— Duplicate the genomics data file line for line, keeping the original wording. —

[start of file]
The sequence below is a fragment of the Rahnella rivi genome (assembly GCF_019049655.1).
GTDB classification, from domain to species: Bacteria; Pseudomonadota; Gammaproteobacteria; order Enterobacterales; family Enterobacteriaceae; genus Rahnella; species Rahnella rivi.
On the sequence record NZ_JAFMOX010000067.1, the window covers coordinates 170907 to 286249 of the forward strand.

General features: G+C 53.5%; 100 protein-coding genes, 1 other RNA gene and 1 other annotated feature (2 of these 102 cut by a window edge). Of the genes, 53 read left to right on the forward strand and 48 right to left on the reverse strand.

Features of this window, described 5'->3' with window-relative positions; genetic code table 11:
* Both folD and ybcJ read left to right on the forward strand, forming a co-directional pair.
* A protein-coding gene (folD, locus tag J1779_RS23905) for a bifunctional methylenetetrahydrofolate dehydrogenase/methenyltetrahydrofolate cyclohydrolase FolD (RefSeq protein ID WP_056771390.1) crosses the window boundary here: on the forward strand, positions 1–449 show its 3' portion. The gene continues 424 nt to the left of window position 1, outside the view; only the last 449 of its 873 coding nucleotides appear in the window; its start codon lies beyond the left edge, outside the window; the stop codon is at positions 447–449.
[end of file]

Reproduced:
The sequence below is a fragment of the Rahnella rivi genome (assembly GCF_019049655.1).
GTDB classification, from domain to species: Bacteria; Pseudomonadota; Gammaproteobacteria; order Enterobacterales; family Enterobacteriaceae; genus Rahnella; species Rahnella rivi.
On the sequence record NZ_JAFMOX010000067.1, the window covers coordinates 170907 to 286249 of the forward strand.

General features: G+C 53.5%; 100 protein-coding genes, 1 other RNA gene and 1 other annotated feature (2 of these 102 cut by a window edge). Of the genes, 53 read left to right on the forward strand and 48 right to left on the reverse strand.

Features of this window, described 5'->3' with window-relative positions; genetic code table 11:
* Both folD and ybcJ read left to right on the forward strand, forming a co-directional pair.
* A protein-coding gene (folD, locus tag J1779_RS23905) for a bifunctional methylenetetrahydrofolate dehydrogenase/methenyltetrahydrofolate cyclohydrolase FolD (RefSeq protein ID WP_056771390.1) crosses the window boundary here: on the forward strand, positions 1–449 show its 3' portion. The gene continues 424 nt to the left of window position 1, outside the view; only the last 449 of its 873 coding nucleotides appear in the window; its start codon lies beyond the left edge, outside the window; the stop codon is at positions 447–449.